FSC-Watch has several times in the last eighteen months reported on the FSC-certified ‘chainsaw massacre’ taking place in the state forest lands of Massachusetts, USA. Managed by the state’s Department of Conservation and Recreation (DCR), 285,000 acreas of forest had been certified by California-based Scientific Certification Systems Inc (SCS) since 2004.
Debate is growing in the US about the certification of public forests with FSC and the so-called Sustainable Forestry Initiative (SFI) being the front-running schemes. There are good reasons to question whether, in its current state, FSC is an appropriate tool for certification of the vast areas of forest which are in state and federal public ownership in the US, and which in many cases have very high values for recreational, cultural and nature protection purposes. Some of the potential problems are starkly illustrated by one of the existing major FSC certifications of public forest lands, that of the 1.6 million hectares of the Michigan state forests as managed by the Michigan Department of Natural Resources (DNR).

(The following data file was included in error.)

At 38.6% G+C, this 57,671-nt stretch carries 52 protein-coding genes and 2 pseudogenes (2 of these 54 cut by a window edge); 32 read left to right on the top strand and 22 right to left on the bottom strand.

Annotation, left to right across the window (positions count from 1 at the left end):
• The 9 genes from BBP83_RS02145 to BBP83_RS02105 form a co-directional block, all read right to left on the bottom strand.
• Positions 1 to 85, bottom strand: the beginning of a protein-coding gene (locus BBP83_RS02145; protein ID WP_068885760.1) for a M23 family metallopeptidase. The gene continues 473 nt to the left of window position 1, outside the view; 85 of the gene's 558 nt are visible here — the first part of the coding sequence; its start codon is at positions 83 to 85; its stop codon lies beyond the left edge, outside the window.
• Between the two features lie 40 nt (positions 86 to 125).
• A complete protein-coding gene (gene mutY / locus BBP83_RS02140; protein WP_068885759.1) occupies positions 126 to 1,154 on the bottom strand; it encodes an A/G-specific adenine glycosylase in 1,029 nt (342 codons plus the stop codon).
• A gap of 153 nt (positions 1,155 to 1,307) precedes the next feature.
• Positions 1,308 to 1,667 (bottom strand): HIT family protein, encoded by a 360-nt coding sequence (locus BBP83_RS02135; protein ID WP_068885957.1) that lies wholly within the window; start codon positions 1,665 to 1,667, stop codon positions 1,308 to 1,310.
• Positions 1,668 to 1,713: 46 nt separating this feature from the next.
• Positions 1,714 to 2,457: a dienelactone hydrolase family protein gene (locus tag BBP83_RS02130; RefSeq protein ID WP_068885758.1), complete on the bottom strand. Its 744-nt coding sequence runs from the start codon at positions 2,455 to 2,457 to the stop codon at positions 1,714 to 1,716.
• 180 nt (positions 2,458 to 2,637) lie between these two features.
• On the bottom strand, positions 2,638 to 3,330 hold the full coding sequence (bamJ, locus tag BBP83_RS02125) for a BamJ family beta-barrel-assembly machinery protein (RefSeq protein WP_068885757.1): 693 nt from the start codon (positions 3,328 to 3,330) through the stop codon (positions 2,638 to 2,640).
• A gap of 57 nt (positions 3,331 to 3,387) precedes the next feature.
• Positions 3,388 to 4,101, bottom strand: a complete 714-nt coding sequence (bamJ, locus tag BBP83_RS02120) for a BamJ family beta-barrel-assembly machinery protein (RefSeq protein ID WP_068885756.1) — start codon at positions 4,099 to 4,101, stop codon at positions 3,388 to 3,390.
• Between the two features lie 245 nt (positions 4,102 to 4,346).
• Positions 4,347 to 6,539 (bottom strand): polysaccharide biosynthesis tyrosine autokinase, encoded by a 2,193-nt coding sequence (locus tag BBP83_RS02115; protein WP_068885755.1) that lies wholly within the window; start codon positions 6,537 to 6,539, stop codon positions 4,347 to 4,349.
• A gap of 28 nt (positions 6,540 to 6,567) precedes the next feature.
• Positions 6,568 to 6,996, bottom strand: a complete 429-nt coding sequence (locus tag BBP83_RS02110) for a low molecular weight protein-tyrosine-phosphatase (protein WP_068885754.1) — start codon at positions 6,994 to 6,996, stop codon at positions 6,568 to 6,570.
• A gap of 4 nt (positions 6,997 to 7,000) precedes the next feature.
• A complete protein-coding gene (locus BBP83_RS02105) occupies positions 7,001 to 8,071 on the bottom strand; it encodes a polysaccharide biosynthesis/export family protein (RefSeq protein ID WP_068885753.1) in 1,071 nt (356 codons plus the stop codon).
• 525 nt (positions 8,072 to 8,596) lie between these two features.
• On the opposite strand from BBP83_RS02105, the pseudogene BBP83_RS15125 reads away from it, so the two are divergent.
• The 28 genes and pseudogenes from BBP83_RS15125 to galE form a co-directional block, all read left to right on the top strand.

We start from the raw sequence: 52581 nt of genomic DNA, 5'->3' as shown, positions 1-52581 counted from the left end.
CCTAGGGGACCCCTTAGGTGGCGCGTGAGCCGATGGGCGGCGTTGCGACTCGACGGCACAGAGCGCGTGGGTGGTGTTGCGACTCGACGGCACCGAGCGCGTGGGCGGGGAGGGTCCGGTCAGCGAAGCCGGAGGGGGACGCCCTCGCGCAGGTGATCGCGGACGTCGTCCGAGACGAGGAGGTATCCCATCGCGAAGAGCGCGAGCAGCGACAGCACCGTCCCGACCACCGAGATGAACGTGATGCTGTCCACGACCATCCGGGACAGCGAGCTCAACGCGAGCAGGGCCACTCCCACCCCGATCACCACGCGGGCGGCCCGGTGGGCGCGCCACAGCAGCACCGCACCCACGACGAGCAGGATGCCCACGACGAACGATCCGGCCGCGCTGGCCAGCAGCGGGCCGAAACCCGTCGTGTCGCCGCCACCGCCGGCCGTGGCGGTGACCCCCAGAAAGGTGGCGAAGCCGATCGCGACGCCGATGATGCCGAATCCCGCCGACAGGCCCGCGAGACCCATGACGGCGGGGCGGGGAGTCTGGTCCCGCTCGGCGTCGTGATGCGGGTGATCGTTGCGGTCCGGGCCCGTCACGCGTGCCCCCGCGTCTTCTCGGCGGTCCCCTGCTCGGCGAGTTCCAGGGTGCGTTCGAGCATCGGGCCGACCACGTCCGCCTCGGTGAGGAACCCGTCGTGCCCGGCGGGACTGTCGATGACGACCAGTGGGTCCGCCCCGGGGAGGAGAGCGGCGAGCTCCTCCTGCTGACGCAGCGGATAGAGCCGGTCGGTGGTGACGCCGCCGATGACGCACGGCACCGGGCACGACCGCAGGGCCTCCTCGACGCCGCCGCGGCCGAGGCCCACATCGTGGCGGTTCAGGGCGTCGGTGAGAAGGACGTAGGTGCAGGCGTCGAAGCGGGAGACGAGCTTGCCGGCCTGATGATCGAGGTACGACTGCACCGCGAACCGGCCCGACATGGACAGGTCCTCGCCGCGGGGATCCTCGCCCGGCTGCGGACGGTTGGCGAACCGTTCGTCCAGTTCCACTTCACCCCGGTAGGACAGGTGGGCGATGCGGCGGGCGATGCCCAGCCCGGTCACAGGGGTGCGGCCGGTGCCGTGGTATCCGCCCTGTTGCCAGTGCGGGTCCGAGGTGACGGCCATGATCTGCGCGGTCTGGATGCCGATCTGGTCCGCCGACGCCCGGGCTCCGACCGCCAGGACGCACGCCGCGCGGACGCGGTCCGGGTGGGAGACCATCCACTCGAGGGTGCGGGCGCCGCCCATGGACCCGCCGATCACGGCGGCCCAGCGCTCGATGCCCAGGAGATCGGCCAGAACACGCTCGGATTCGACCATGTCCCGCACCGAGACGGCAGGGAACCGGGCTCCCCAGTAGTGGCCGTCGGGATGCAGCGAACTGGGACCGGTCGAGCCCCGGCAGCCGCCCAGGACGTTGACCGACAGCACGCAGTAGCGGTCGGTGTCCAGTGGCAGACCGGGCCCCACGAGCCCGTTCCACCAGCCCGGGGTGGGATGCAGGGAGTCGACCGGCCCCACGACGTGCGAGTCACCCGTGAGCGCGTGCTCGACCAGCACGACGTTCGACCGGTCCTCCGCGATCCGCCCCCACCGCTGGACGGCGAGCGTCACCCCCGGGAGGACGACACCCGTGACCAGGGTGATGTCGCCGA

A US timber company is suing a New Jersey city authority over its cancellation of a controversial order of FSC certified lumber for repair of its ocean-front boardwalks. In the latest development in this long-running debacle, which has exposed gaping weaknesses in the FSC’s Chain of Custody system, the Louis Grasmick Lumber company of Baltimore has said that it will sue the Ocean City authorities for $1.2 million.
The most recent report of the official Independent Forest Monitor in Nicaragua, the London-based NGO Global Witness, has once again called into question the ability of FSC’s accredited certifiers to detect illegalities in certified forestry operations. The December 2007 report notes that “The Monitor was not able to detect a significantly different level of legal compliance between certified and uncertified forest”.